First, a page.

Addressing bioassessment of tropical rivers using macrophytes: the case of Itanhaém Basin, São Paulo, Brazil

  • Articles in SCI Journals
  • Sep, 2018

Umetsu, C.A., Aguiar, F.C., Ferreira, M.T., Cancian, L.F. & Camargo, A.F.M. (2018) Addressing bioassessment of tropical rivers using macrophytes: the case of Itanhaém Basin, São Paulo, Brazil.

Aquatic Botany, 150, 53-63. DOI:10.1016/j.aquabot.2018.07.004 (IF2017 1,787; Q1 Plant Sciences) NON-cE3c affiliated
Summary:

We developed a pilot study on the potential of aquatic plants as indicators of ecological quality in tropical rivers to provide an index of biotic integrity for monitoring, conservation, and restoration purposes. We used floristic, environmental, and anthropogenic disturbance data from a 950 km2 river basin in the southern littoral area of São Paulo State, Brazil (Itanhaém River Basin), and proposed a five-step methodological framework for the development of a macrophyte index in tropical river basins. Field surveys were carried out in 137 sites (Spring 2013–2014) of Itanhaém River for the index development and in 27 sites of Itapanhaú River (Spring 2015) for its validation. A total of 44 aquatic plant species were recorded in the study area, and 11 metrics were evaluated as potential core metrics of the index. Principal Component Analysis distinguished two river types mostly related to geomorphological characteristics – the Upper river type in the mountainous region (average slope 23.7°) and the Middle-low river type (average slope 9.2°) in the floodplain. The Upper river catchment was characterized by extensive areas occupied by banana plantations, low water conductivity, sandy substrates, and homogeneous aquatic vegetation, whereas the Middle-low river catchment had more urban settlements and displayed high nitrogen and phosphorus contents in water and sediments. The index (MIBI-ITA) is preliminary and was based on species richness and life forms (e.g. submerged hydrophytes, helophytes). MIBI-ITA could only be developed for the lowlands and displayed a high discriminatory ability for distinguishing disturbance and a good performance with external data. Bioassessment in tropical rivers require further investigation on biogeography and long-term responses of macrophyte populations to stressors, as well as knowledge-base on river typology and functional traits of macrophytes, other than morpho-anatomic traits and diversity measures.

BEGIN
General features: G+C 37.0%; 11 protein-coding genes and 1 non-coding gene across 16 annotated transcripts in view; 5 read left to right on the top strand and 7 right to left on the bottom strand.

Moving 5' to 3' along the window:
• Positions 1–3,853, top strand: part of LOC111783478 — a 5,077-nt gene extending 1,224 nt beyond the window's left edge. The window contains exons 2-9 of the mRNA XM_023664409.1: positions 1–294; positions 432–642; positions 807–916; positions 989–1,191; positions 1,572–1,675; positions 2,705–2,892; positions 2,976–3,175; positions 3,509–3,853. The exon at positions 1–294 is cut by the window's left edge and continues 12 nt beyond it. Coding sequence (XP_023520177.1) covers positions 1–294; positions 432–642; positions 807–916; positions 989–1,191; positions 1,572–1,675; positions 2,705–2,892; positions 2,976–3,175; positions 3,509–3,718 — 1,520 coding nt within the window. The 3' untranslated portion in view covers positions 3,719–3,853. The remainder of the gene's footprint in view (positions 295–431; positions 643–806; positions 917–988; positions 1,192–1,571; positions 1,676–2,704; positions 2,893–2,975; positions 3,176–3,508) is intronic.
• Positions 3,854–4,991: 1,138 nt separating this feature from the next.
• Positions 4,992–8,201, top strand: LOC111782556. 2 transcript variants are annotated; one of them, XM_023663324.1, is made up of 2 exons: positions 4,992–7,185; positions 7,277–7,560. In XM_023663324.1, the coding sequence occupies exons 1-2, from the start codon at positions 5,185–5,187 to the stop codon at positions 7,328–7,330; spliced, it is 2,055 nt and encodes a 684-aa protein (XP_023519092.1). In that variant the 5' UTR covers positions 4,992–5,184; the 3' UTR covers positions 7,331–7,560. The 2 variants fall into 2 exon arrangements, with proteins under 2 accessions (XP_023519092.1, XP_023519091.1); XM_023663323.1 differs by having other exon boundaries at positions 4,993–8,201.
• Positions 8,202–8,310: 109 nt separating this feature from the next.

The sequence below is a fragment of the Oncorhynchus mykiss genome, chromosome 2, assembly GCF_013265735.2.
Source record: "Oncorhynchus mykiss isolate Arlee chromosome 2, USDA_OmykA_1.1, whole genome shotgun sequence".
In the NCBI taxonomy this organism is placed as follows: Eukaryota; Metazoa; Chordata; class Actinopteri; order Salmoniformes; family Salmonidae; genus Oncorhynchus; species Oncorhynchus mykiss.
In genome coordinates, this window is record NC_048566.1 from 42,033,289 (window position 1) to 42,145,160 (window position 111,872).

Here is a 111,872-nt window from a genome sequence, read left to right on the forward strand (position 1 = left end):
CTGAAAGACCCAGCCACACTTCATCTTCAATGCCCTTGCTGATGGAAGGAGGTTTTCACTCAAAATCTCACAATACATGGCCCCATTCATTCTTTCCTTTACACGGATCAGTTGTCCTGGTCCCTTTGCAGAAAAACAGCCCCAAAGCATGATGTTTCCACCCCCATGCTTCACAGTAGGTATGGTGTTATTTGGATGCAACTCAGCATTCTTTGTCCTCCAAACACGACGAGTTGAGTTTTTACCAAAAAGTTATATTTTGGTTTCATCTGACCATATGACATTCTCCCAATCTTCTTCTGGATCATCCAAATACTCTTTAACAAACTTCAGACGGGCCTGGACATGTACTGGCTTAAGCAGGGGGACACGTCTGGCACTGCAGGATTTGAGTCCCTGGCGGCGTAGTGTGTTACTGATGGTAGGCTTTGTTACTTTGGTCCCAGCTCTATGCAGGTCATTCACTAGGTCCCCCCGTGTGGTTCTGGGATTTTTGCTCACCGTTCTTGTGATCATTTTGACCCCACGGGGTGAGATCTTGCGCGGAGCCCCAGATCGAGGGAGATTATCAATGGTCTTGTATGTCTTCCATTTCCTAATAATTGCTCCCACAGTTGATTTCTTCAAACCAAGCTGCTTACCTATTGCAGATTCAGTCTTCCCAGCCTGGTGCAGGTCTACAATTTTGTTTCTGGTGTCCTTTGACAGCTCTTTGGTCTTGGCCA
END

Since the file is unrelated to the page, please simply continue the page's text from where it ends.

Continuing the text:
https://www.sciencedirect.com/science/article/pii/S0304377018300470

Team

  • Addressing bioassessment of tropical rivers using macrophytes: the case of Itanhaém Basin, São Paulo, Brazil Francisca Aguiar Climate Change Impacts, Adaptation and Modelling - CCIAM